I recently discovered that using familiar objects in an unfamiliar situation can help with training. In my case, my horse was overly reactive when we were out in the fields. I took him into the ring and did extensive work over ground poles until his mind was focused on what we were doing. I then moved the poles out into the fields and did the same work. It worked fantastic. Maybe you can put some solid cross country style fences in a ring and work him over them in a more organized fashion and get him understanding things differently. Once he's doing it right in the ring, then move him back out into the open.
 

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The one thing that worries me about that video, and maybe it was just the particular horse it was used on, was the fact that the second time she used the pulley stop, I saw the horse balk just a slight bit. If I was doing that at a gallop, that could easily turn into a full on rear. Correct me if I'm wrong Allison or MyBoyPuck, as I've never actually tried this before!
 

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My old horse was like that on show jumping and cross country courses. He was put in to a grackle and I had more control of him with that nose band rather than just a hanovarian.
I think that dressage might help you both. Maybe just cut jumping out of the picture for a few months and have some dressage lessons. That's what I did with my old boy and it helped so much on the cross country course.
 

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The one thing that worries me about that video, and maybe it was just the particular horse it was used on, was the fact that the second time she used the pulley stop, I saw the horse balk just a slight bit. If I was doing that at a gallop, that could easily turn into a full on rear. Correct me if I'm wrong Allison or MyBoyPuck, as I've never actually tried this before!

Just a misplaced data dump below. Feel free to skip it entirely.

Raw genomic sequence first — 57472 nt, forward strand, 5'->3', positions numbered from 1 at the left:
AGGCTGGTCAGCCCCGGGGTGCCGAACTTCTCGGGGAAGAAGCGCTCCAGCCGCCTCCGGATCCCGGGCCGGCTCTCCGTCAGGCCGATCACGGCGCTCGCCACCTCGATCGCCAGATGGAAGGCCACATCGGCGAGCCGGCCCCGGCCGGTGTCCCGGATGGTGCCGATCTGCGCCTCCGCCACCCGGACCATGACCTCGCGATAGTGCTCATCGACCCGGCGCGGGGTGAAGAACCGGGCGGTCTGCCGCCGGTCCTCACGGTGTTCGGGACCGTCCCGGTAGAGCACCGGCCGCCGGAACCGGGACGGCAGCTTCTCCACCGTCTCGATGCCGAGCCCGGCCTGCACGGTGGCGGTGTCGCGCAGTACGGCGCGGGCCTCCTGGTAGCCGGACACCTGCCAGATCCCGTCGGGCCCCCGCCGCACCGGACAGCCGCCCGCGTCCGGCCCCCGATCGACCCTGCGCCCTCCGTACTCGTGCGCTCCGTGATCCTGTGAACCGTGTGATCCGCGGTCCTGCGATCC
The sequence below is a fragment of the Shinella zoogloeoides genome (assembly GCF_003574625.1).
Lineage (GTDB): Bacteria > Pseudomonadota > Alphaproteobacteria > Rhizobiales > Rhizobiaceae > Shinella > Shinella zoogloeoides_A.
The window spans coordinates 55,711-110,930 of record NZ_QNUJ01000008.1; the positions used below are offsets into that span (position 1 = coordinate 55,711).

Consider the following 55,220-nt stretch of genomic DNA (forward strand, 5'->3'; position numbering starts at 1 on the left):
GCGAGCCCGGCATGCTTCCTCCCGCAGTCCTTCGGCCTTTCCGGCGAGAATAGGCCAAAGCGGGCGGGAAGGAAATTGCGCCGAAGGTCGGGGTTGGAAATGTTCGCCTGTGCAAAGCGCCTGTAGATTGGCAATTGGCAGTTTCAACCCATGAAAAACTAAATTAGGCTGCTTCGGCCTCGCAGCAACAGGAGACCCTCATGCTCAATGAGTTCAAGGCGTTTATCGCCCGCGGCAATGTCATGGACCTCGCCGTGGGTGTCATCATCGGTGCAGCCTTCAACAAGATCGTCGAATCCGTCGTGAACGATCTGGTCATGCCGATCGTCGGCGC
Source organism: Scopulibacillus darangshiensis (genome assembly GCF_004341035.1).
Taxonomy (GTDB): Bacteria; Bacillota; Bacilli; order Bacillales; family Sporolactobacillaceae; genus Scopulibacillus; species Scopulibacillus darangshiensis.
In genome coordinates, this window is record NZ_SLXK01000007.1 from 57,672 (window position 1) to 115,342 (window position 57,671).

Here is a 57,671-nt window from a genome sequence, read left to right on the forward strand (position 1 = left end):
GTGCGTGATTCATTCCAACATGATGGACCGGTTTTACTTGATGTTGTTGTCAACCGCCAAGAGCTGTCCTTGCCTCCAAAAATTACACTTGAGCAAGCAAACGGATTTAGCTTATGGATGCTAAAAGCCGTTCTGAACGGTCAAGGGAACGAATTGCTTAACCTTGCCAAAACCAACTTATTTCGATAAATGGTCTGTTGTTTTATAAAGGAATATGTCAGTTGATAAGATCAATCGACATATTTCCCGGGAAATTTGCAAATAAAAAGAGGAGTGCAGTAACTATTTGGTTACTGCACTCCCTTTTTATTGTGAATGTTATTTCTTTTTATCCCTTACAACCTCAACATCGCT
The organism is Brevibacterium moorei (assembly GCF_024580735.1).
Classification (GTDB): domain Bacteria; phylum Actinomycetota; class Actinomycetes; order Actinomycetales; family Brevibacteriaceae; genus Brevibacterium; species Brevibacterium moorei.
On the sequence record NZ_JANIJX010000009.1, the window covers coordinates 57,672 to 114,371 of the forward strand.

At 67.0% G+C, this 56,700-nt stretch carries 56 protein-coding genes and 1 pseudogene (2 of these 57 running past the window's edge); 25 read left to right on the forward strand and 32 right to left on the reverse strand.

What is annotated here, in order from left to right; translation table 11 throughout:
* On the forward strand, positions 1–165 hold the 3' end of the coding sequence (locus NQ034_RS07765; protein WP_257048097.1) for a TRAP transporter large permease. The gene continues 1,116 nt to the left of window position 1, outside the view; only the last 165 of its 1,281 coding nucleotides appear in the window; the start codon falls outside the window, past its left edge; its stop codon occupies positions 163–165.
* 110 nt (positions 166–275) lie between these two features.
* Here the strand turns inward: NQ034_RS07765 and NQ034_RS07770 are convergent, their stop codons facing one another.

Without a doubt you can accidentally cause a fall. That's why I would never use a one rein stop, which involves a much bigger turning of the horse's head than the pulley rein. the pulley rein isn't as dangerous since it keeps the horse fairly straight forward. It works more by putting the horse into a shoulder-fore position which essentially puts a 5th leg down so he can't bolt straight forward. The OP needs to first stay safe and be able to stop this horse, and then start retraining the bolt out of the horse. Eliminating jumping for awhile and doing flatwork sounds like a good idea.
 

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Allison posted a useful video. I happen to be riding a jumping horse at the moment who was used to rushing- people who rode him often had trouble stopping him if he was cantering or trotting. I get him into the trot and I first ask with normal aids to transition back to walk. If he doesn't respond to these, I use the pulley rein. After you repeat this a few times, the horse will get more sensitive to your 'whoa' aids and you won't have to go to the pulley rein. Try this a few times before you jump first so you and your horse get the hang of it and he is responding to a normal cue (start with trot to walk, then do canter to walk etc). Then, take the jump and a few strides after landing ask him to trot or walk with normal stop aids. If he doesn't, use the pulley rein. Like the flat work, keep doing this until he will listen to you calmly so you don't have to use the pulley rein anymore and he maintains a regular speed instead of rushing. This method will achieve both of the things you wish to accomplish: he will be sensitized to your aids, and he will slow down.
 

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My Boy Puck,

A one rein stop and what Allison posted are pretty much the same thing to me. The lady in the video calls it "an emergency stopping rein." Same dif - at least to me.